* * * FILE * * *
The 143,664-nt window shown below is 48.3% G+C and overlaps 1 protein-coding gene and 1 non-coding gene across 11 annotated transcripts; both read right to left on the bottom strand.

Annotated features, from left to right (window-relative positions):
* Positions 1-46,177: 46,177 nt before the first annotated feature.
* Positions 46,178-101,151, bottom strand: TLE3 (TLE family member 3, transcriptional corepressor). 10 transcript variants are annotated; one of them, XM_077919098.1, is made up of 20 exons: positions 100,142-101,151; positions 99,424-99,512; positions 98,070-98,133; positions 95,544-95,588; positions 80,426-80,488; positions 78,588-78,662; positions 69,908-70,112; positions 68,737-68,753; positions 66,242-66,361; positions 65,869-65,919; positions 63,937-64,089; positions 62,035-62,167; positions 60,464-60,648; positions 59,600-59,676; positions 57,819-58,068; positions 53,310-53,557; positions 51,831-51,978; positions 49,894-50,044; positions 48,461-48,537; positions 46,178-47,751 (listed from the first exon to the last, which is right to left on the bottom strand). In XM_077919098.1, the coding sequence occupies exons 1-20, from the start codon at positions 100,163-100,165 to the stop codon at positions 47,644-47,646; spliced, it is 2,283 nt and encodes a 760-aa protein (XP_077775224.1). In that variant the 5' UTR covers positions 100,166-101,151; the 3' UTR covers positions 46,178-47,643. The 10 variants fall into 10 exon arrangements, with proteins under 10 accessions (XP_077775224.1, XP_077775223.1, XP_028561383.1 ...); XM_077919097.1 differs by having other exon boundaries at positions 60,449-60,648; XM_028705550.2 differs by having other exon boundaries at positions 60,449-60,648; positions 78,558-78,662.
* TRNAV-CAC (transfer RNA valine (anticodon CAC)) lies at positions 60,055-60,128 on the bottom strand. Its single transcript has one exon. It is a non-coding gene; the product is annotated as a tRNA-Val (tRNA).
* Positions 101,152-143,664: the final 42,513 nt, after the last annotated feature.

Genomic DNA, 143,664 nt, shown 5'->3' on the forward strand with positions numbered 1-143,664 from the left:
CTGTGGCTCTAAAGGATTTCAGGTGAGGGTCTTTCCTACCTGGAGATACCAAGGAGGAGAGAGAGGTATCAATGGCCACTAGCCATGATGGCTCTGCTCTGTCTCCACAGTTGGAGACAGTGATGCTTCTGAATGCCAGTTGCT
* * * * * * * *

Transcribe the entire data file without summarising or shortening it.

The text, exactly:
The 143,664-nt window shown below is 48.3% G+C and overlaps 1 protein-coding gene and 1 non-coding gene across 11 annotated transcripts; both read right to left on the bottom strand.

Annotated features, from left to right (window-relative positions):
* Positions 1-46,177: 46,177 nt before the first annotated feature.
* Positions 46,178-101,151, bottom strand: TLE3 (TLE family member 3, transcriptional corepressor). 10 transcript variants are annotated; one of them, XM_077919098.1, is made up of 20 exons: positions 100,142-101,151; positions 99,424-99,512; positions 98,070-98,133; positions 95,544-95,588; positions 80,426-80,488; positions 78,588-78,662; positions 69,908-70,112; positions 68,737-68,753; positions 66,242-66,361; positions 65,869-65,919; positions 63,937-64,089; positions 62,035-62,167; positions 60,464-60,648; positions 59,600-59,676; positions 57,819-58,068; positions 53,310-53,557; positions 51,831-51,978; positions 49,894-50,044; positions 48,461-48,537; positions 46,178-47,751 (listed from the first exon to the last, which is right to left on the bottom strand). In XM_077919098.1, the coding sequence occupies exons 1-20, from the start codon at positions 100,163-100,165 to the stop codon at positions 47,644-47,646; spliced, it is 2,283 nt and encodes a 760-aa protein (XP_077775224.1). In that variant the 5' UTR covers positions 100,166-101,151; the 3' UTR covers positions 46,178-47,643. The 10 variants fall into 10 exon arrangements, with proteins under 10 accessions (XP_077775224.1, XP_077775223.1, XP_028561383.1 ...); XM_077919097.1 differs by having other exon boundaries at positions 60,449-60,648; XM_028705550.2 differs by having other exon boundaries at positions 60,449-60,648; positions 78,558-78,662.
* TRNAV-CAC (transfer RNA valine (anticodon CAC)) lies at positions 60,055-60,128 on the bottom strand. Its single transcript has one exon. It is a non-coding gene; the product is annotated as a tRNA-Val (tRNA).
* Positions 101,152-143,664: the final 42,513 nt, after the last annotated feature.

Genomic DNA, 143,664 nt, shown 5'->3' on the forward strand with positions numbered 1-143,664 from the left:
CTGTGGCTCTAAAGGATTTCAGGTGAGGGTCTTTCCTACCTGGAGATACCAAGGAGGAGAGAGAGGTATCAATGGCCACTAGCCATGATGGCTCTGCTCTGTCTCCACAGTTGGAGACAGTGATGCTTCTGAATGCCAGTTGCT